In How To Avoid A Climate Disaster, Bill Gates brings a fresh perspective to the climate change issue, spotlighting the transformative power of innovation and commercialization. Gates may be well known for Microsoft and his billions, but today he and his wife Melinda are arguably America’s most influential philanthropists. Although Gates is no climate scientist, he has spent a decade studying climate change along with his other focuses of disease, education, and poverty. Gates presents a clear-eyed, succinct view of the climate problem and what he believes is the best path forward. The book is structured in a very utilitarian manner, reflecting Gates’ technical expertise. Gates’ geeky tone and simplistic word choice make his book a comfortable read. But although Gates gets full points for his down-to-earth explanations of exciting technologies, he misses the mark a bit when it comes to politics.
Gates gets straight down to the facts starting with the first chapter, “Why Zero.” As the name suggests, “Why Zero” is all about the ins-and-outs of climate change and why we are currently headed towards climate catastrophe. He tells us to remember two numbers: 51 billion, and zero. The former is the typical amount of greenhouse gases, in tonnes, that the world adds to the atmosphere each year. Zero is “what we need to aim for.” But reality is harsh, as Gates acknowledges: “[v]irtually every activity in modern life – growing things, making things, getting around from place to place – involves releasing greenhouse gases.”
To help us navigate the eye-catching headlines that follow climate change developments, Gates gives us a few benchmarks to evaluate a solution or technology: how much does it cost, what percent of global emissions will it reduce, how much space does it require, and does it address less-known sources of emissions? Additionally, if the solution is related to electricity generation, how much can it power?
Instead of leaving us with just the numbers, Gates constantly puts figures into scale. He explains that 1 gigawatt can power a mid-size city; that surprisingly, manufacturing contributes the most emissions globally; how a reduction of 17 million tons of carbon is barely 0.03 percent of annual global emissions; and that Green Premiums are the most important factor to determine if a technology can be commercialized economically.
Next, Gates dives right into the five main emission categories, from most damaging to least. The pages are full of technologies that Gates finds promising, but he always keeps his sense of realism; some of these technologies are either too expensive or too inefficient to deploy on an impactful scale, for now. Gates believes that funding these technologies to lower the price gap between clean and dirty (fossil fuel) methods is crucial.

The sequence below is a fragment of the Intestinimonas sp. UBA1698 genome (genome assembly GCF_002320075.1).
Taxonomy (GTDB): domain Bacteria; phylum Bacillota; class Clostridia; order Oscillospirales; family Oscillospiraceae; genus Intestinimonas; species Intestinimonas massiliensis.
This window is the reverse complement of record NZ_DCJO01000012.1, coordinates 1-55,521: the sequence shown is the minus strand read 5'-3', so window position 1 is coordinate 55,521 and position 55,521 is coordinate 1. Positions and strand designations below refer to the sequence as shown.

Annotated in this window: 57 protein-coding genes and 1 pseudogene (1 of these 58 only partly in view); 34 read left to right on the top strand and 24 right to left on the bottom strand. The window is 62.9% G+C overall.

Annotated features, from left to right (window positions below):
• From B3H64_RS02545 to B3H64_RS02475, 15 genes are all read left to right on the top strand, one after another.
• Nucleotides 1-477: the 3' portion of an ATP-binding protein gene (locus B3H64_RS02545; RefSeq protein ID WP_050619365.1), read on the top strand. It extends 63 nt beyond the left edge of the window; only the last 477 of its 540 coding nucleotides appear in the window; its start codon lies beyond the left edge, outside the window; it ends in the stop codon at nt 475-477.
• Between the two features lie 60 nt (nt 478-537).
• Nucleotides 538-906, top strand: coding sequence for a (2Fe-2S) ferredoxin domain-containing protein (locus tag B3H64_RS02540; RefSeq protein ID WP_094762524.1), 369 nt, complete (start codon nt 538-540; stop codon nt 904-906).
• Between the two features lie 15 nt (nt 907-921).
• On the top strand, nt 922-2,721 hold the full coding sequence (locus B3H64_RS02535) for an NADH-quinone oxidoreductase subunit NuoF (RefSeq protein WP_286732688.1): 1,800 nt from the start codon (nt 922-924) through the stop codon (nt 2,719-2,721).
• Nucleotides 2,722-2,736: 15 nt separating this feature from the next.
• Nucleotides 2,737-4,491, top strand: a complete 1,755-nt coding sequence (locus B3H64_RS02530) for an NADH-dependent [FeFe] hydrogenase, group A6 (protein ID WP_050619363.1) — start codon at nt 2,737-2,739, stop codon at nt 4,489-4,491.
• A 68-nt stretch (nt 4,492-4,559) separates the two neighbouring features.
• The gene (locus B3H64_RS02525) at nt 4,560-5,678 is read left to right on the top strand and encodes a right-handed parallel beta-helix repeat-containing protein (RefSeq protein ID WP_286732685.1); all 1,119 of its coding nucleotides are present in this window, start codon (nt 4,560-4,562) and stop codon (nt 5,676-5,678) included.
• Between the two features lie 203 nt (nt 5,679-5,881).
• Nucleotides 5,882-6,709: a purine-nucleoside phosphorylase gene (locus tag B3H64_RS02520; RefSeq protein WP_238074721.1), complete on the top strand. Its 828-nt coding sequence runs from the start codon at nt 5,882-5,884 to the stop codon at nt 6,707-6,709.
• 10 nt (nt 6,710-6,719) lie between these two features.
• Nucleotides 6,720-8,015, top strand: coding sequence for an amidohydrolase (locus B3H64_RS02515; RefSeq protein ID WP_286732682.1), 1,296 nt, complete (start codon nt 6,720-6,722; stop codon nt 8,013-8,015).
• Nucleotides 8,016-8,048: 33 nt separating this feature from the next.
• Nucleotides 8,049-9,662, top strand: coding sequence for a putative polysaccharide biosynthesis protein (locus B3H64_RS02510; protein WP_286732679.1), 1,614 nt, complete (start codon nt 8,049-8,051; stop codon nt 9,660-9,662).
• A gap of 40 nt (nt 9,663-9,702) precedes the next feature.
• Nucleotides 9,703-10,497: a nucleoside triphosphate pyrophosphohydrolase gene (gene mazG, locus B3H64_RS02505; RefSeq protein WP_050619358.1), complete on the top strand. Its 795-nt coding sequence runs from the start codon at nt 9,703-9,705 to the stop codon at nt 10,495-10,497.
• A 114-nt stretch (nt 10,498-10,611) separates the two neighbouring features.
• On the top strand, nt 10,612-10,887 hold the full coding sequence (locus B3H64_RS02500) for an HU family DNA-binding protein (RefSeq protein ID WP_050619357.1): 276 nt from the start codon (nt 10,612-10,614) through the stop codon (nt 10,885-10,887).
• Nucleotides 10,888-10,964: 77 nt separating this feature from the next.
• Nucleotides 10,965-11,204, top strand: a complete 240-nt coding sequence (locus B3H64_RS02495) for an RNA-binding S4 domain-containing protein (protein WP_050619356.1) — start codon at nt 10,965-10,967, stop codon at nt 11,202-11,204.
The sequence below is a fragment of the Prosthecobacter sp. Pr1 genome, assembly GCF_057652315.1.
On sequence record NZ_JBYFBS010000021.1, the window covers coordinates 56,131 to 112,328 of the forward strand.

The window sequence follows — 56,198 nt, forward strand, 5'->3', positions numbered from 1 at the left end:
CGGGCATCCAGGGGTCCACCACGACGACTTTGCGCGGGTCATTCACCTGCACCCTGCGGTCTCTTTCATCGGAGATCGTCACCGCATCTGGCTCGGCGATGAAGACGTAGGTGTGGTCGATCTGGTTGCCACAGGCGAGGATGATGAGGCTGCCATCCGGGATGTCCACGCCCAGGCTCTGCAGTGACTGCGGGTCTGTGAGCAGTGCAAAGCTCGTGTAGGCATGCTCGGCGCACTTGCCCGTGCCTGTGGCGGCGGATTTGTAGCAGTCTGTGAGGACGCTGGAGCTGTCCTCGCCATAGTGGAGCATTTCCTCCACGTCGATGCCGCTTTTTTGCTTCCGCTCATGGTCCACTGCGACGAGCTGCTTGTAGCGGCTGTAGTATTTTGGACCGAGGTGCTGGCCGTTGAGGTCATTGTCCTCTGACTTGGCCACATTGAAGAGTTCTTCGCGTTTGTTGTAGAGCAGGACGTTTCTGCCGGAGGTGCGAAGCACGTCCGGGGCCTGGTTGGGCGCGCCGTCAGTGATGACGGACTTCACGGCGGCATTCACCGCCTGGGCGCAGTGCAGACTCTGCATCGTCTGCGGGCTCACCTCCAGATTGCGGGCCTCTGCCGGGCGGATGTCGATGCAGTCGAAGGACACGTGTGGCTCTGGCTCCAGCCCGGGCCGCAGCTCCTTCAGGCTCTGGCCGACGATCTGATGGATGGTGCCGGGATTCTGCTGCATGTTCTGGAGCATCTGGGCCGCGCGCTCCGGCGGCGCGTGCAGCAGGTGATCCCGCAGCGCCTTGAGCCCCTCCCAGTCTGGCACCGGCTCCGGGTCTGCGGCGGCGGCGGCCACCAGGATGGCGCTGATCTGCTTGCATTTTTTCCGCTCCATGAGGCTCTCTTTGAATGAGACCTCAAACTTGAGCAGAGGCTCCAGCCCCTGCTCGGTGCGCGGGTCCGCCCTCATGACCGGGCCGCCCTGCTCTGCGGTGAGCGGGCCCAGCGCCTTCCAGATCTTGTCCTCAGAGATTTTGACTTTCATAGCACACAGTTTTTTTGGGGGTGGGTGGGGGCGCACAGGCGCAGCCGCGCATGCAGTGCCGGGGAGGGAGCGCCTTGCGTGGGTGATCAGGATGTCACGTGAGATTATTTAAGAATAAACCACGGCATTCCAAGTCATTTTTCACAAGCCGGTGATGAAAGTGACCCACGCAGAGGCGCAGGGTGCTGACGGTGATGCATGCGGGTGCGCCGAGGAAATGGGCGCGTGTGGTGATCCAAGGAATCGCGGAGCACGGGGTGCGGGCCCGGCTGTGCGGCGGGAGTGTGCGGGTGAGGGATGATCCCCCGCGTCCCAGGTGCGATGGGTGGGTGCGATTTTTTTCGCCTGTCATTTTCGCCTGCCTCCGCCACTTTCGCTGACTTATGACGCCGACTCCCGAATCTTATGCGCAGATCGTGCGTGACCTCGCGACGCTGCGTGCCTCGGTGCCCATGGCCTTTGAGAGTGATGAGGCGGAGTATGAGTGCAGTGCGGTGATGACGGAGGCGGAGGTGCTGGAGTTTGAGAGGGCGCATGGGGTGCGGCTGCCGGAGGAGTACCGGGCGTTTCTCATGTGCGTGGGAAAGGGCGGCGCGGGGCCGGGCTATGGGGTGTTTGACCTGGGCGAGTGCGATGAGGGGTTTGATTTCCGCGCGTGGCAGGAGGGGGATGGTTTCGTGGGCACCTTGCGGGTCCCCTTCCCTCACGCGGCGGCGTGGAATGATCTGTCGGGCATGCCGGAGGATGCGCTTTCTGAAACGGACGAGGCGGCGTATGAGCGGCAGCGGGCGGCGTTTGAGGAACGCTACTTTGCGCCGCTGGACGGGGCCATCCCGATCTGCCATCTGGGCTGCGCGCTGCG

The final four chapters go as follows: how the poor are disproportionately affected by climate change, how government policy can facilitate transitions, a general plan to get to zero, and what each of us can do. Gates also appends a small afterword about COVID-19’s effect on climate change efforts.
Praise and Concern
Although Gates may seem overly fixated on technology, for the most part his book covers all of the facets necessary for a climate revolution, from R&D funding to offshore wind farms. The book is full of comprehensive and clear diagrams, as well as fun pictures and stories. My favorite anecdote is about young Gates’ time in the Boy Scouts. All of the kids in his troop would always clamber to ride home with his dad because he would treat everyone to burgers. Gates speaks for most Americans when he remarks that meat will not be leaving our diets anytime soon.
However, the book has two glaring gaps. First, Gates walks around the issue of entrenched fossil fuel companies and their powerful lobbying. He proclaims that he “think[s] more like an engineer than a political scientist,” and he says, “I don’t have a solution to the politics of climate change.” Yet you cannot blame him for these shortcomings; he clearly states that his purpose is to detail the technological breakthroughs necessary for a climate revolution, thus sidelining other facets such as political barricades.
Second, Gates practically ignores the fact that nations have historically been unwilling to cooperate on climate change. Although developed Western countries like to point fingers at authoritarian governments who put sovereignty above climate proposals, the US and many others in the Western bloc suffer from powerful fossil fuel lobbies that put their corporate interests above the common good.
In summary, Gates’ book should be on everyone’s nonfiction reading list. He does a tremendous job of explaining the most important facts and figures, culminating in a convincing plan for zero emissions by 2050. Although I am doubtful that this book will turn over the most extreme climate deniers, it certainly should clear up any climate doubts that ordinary people have. How To Avoid a Climate Disaster is an excellent and enjoyable read from one of our favorite geeks.